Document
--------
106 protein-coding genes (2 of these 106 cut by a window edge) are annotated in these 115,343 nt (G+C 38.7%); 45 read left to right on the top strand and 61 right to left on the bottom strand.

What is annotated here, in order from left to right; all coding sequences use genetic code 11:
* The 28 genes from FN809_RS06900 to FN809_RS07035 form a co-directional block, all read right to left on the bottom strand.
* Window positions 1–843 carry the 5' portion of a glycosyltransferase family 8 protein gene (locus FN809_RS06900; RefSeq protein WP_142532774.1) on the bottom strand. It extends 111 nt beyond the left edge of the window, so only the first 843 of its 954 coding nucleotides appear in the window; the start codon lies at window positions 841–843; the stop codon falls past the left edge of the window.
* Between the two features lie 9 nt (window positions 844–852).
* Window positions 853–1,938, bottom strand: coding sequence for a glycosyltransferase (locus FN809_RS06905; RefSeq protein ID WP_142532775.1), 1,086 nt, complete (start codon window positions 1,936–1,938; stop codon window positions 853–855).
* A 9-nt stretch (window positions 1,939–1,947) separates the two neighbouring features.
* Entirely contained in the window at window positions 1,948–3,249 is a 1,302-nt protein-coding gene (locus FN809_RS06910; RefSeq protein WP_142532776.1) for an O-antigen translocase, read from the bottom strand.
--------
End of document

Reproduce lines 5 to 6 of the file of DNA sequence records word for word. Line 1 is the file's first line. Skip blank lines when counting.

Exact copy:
* Between the two features lie 9 nt (window positions 844–852).
* Window positions 853–1,938, bottom strand: coding sequence for a glycosyltransferase (locus FN809_RS06905; RefSeq protein ID WP_142532775.1), 1,086 nt, complete (start codon window positions 1,936–1,938; stop codon window positions 853–855).